Vienna State Opera House – Austria

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The original theater of the State Opera (known at the time as kk Hofoperntheater, Opera House of the Royal and Imperial Court), a Neo-Renaissance building criticized by the Viennese when it was erected, was built between 1861 and 1869, on a project of the Viennese architects Eduard van der Nüll and August Sicard von Sicardsburg. Both architects died before seeing the building finished (van der Nüll committed suicide and his companion Sicardsburg died shortly after a heart attack). Other renowned artists participated in the interior decoration, particularly the painter Moritz von Schwind, who painted the famous foyer frescoes and the terrace. The theater was inaugurated on May 25, 1869 with Mozart’s opera Don Giovanni.

During the Second World War, on March 12, 1945, the building suffered an aerial bombardment and then a fire that completely destroyed the stage and the spectators hall. Almost all the decoration and supports for more than 120 operas with about 150,000 costumes were destroyed. Only the main facade, the grand staircase and the hall with the Schwind frescoes were saved. The State Opera temporarily housed the Theater an der Wien and the Volksoper.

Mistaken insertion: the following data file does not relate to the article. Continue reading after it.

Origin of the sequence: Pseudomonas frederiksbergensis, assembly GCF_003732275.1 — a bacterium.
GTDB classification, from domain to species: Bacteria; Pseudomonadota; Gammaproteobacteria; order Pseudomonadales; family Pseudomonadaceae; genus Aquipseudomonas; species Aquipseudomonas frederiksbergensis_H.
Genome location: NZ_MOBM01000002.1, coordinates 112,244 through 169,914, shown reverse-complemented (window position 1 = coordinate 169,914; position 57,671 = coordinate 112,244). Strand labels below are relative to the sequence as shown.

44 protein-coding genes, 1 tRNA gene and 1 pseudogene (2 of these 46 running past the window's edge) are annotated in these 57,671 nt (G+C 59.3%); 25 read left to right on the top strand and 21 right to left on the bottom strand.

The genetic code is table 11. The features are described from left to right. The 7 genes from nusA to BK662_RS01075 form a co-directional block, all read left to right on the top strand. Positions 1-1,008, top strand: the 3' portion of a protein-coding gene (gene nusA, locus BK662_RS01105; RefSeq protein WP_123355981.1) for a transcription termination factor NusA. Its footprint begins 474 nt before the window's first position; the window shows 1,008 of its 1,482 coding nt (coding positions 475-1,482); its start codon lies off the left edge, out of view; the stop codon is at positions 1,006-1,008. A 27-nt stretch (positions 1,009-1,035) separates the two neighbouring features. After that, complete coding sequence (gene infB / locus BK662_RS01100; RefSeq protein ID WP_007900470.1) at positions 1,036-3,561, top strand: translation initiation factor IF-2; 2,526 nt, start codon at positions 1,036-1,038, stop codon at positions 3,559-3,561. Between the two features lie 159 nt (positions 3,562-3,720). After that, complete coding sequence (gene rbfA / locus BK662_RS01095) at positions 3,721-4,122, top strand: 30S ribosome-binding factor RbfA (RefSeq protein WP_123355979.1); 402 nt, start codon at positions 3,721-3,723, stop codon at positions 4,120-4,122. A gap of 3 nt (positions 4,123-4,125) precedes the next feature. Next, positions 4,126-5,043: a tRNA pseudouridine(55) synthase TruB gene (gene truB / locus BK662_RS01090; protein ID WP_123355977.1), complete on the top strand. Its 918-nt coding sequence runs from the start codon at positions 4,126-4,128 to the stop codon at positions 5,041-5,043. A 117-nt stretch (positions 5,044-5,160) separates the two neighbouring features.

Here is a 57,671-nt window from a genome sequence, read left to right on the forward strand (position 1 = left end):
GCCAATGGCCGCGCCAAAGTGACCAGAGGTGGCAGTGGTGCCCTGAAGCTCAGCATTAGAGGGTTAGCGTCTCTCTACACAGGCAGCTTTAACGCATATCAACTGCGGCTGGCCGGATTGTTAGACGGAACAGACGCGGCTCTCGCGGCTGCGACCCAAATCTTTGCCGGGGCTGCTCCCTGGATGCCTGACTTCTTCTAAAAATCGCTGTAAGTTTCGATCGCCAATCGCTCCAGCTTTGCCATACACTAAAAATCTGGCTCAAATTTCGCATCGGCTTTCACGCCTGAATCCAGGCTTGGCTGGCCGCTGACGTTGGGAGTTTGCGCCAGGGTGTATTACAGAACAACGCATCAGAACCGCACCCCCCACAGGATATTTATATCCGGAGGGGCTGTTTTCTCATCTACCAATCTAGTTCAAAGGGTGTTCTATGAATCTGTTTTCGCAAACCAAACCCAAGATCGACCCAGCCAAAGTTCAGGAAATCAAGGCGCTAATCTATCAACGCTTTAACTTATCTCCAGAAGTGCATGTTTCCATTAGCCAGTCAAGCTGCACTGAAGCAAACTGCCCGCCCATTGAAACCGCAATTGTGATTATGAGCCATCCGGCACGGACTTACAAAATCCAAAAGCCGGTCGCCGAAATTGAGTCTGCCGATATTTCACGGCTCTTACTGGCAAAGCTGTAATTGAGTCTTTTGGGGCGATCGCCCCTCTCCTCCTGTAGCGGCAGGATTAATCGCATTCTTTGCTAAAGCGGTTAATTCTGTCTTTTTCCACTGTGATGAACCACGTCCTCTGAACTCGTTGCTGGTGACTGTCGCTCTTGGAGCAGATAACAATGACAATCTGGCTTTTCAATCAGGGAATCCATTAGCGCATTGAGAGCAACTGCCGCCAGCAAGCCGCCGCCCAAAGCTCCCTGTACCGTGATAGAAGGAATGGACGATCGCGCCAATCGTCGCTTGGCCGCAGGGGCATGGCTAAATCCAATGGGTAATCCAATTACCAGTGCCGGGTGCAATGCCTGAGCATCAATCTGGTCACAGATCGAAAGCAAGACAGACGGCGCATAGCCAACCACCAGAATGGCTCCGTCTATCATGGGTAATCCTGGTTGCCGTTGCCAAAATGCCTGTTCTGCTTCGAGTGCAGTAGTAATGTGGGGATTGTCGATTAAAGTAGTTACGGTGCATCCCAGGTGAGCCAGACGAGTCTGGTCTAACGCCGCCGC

Right after the end of the war, in May 1945, it was announced that reconstruction work would begin immediately. The project contemplated the reconstruction of the room with a design similar to the original, but with decoration more in line with the design trends of the time, although the traditional colors, red, gold and ivory were maintained. The entire room was covered in wood, in order to recover the original bright acoustics. The number of seats in the stalls was reduced and the fourth floor was restructured to eliminate the columns, which reduced visibility. Schwind’s facade, lobby and foyer were restored in their original style.

The reconstructed theater, with 2,284 seats (instead of the original 2,881), was reopened on November 5, 1955, shortly after the signing of the treaty that re-established Austria as an independent state, with the representation of Beethoven’s opera Fidelio directed by Karl Böhm.

Between 1991 and 1993, the entire scenic area was completely renovated, installing hydraulic platforms of the latest technology, as well as new installations for electrical supply, heating, ventilation and fire protection throughout the building. In addition, a new stage rehearsal room was built, called “Carlos Kleiber Room”. Among the peculiarities of the building, one can mention the Orgelsaal (organ room), on the sixth floor, which contains a large organ of 2,500 tubes (the largest in the world among those housed in opera houses), whose sound is transmitted directly to the spectator room. The same room is sometimes used for other acoustic effects, such as the sound of anvils in Richard Wagner’s The Gold of the Rhine.1

For decades, since 1877, the Opera House has been the venue for the Opera Ball.

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